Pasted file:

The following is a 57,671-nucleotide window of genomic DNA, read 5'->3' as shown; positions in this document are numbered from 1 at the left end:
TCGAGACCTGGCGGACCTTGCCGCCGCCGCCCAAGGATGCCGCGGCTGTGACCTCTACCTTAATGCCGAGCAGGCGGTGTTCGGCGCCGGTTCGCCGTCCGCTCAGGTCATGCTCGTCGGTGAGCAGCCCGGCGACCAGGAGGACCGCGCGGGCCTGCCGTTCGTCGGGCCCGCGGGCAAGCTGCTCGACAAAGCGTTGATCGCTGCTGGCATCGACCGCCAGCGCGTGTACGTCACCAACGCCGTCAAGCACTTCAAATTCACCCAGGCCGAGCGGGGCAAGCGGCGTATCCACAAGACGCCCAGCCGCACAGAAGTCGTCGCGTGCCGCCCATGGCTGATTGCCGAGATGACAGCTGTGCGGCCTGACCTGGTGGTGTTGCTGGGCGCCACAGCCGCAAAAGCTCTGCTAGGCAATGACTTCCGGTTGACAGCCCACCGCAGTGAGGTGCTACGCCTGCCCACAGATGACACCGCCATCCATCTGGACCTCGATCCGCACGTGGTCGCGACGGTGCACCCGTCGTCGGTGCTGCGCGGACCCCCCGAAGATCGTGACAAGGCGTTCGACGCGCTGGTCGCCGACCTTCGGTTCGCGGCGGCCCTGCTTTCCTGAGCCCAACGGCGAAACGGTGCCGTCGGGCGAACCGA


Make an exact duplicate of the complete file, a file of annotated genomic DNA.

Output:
The following is a 57,671-nucleotide window of genomic DNA, read 5'->3' as shown; positions in this document are numbered from 1 at the left end:
TCGAGACCTGGCGGACCTTGCCGCCGCCGCCCAAGGATGCCGCGGCTGTGACCTCTACCTTAATGCCGAGCAGGCGGTGTTCGGCGCCGGTTCGCCGTCCGCTCAGGTCATGCTCGTCGGTGAGCAGCCCGGCGACCAGGAGGACCGCGCGGGCCTGCCGTTCGTCGGGCCCGCGGGCAAGCTGCTCGACAAAGCGTTGATCGCTGCTGGCATCGACCGCCAGCGCGTGTACGTCACCAACGCCGTCAAGCACTTCAAATTCACCCAGGCCGAGCGGGGCAAGCGGCGTATCCACAAGACGCCCAGCCGCACAGAAGTCGTCGCGTGCCGCCCATGGCTGATTGCCGAGATGACAGCTGTGCGGCCTGACCTGGTGGTGTTGCTGGGCGCCACAGCCGCAAAAGCTCTGCTAGGCAATGACTTCCGGTTGACAGCCCACCGCAGTGAGGTGCTACGCCTGCCCACAGATGACACCGCCATCCATCTGGACCTCGATCCGCACGTGGTCGCGACGGTGCACCCGTCGTCGGTGCTGCGCGGACCCCCCGAAGATCGTGACAAGGCGTTCGACGCGCTGGTCGCCGACCTTCGGTTCGCGGCGGCCCTGCTTTCCTGAGCCCAACGGCGAAACGGTGCCGTCGGGCGAACCGA